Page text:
The Muskrat -- Little Brother of the Beaver
Nature Bulletin No. 537 September 27, 1958
Forest Preserve District of Cook County
Daniel Ryan, President
Roberts Mann, Conservation Editor
David H. Thompson, Senior Naturalist
THE MUSKRAT -- LITTLE BROTHER OF THE BEAVER
In the Algonquian Indian languages he was called Musquash. The
Hurons called him Ondatra and that hag now been adopted as his
scientific name. But the best Indian name of all meant "little brother of
the beaver". He gnaws like a beaver, swims like a beaver, builds houses
like a beaver, and looks like a little beaver. He call him Muskrat
because, also like the beaver, he has a pair of musk glands used to leave
messages for others of his kind.
This is the most important fur bearer to professional trappers and the
American fur industry. More than any other wild animal, the muskrat
converts millions of acres of cattail marshes and weedy shores into a
crop of fur and flesh. To the farm boy with a few traps it means money
in the pocket and experience in the skills of outdoor life. Our
womenfolk prize rich warm coats of Hudson seal, the trade name for
muskrat fur. The dark red meat has a wild game flavor but, because the
word "rat" is unpleasantly suggestive, muskrats appear on menus under
such names as Marsh Rabbit and Maryland Terrapin.
Sometimes these animals become a pest, raiding corn fields and other
farm crops near the water's edge, but they do the most damage to
earthen dams, dikes, levees and canal barks which are occasionally
destroyed through leaks started by their burrows. In our Cook County
forest preserves, however, the muskrat plays a star role in establishing
and maintaining natural landscapes and a natural balance among the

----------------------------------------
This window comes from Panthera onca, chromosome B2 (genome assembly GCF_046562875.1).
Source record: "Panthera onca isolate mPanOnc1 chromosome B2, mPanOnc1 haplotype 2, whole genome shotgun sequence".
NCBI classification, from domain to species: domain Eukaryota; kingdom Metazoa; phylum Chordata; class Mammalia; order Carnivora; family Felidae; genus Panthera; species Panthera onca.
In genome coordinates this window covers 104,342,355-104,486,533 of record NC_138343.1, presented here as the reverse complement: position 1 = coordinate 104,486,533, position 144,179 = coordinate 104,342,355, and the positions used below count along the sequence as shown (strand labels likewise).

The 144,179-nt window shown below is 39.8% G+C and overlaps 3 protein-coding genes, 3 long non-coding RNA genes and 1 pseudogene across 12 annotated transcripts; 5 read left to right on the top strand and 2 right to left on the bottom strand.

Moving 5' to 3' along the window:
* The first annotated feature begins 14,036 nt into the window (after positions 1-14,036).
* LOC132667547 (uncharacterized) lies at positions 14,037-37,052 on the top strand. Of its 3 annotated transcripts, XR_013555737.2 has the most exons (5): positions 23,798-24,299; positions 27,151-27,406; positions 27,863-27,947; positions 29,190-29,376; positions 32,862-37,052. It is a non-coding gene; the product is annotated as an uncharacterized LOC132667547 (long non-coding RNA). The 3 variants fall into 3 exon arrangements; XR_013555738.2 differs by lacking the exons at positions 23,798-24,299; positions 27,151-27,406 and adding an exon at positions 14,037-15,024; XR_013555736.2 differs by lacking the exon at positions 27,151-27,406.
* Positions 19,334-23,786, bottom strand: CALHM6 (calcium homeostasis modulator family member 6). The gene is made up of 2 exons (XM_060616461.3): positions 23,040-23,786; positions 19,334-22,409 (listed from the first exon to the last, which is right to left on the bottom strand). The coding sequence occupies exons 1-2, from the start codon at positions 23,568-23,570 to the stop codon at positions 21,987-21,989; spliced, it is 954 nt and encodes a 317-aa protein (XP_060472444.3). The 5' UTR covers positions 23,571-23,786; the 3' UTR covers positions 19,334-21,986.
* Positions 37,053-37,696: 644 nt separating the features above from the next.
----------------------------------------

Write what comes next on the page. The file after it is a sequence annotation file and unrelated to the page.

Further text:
wildlife of almost a hundred bodies of water which have been created or
restored during the past thirty years. Neither they nor any other wild
animal may be hunted or trapped in any of the preserves.
In cattail marshes and other shallow weedy waters, muskrats pile up
great heaps of aquatic plants to build a house or lodge that has, inside, a
warm living room reached by an underwater entrance. From this home
they range out to feed on the succulent roots and stems of such plants,
even under thick ice in winter. However, in streams, farm ditches, and
in many ponds and lakes -- especially during summer -- muskrats live in
burrows dug deep in the banks. Those burrows start beneath the surface
and slant upward to an enlarged chamber above the water level.
The muskrat is a thickset short-legged animal with a foot-long body
about the size of a small cat. The adults average two pounds in weight
but, rarely, reach four. It has a 10-inch black scaly tail which is
flattened vertically -- unlike the broad paddle-like tail of a beaver. This
tail is used as a rudder, or to scull slowly, or to smack the water as a
danger signal. The fur is dark brown on its back, with very thick
waterproof underfur and long reddish-brown guard hairs that glisten.
The "rat" has small beady eyes and ears which are nearly hidden in the
dense fur. The hind feet are large, webbed between the toes, and used
like the flippers worn by skin divers. While swimming, the small
forepaws are folded underneath the chin. Like all rodents, it has a pair
of chisel-teeth or incisors above and below, separated from the grinding
teeth or molars by a gap, and its lips can be closed behind the chisel-
teeth to keep water out of the mouth while gnawing beneath the surface.
A muskrat is clumsy and glow on land, seldom venturing away from
water in daytime, but it is a courageous scrapper when attacked or
cornered. Next to trappers, its greatest enemy is the mink which raids
muskrat houses and burrows to eat their young.
In trappers' language they are "mushrats" or just plain "rats".
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Update: June 2012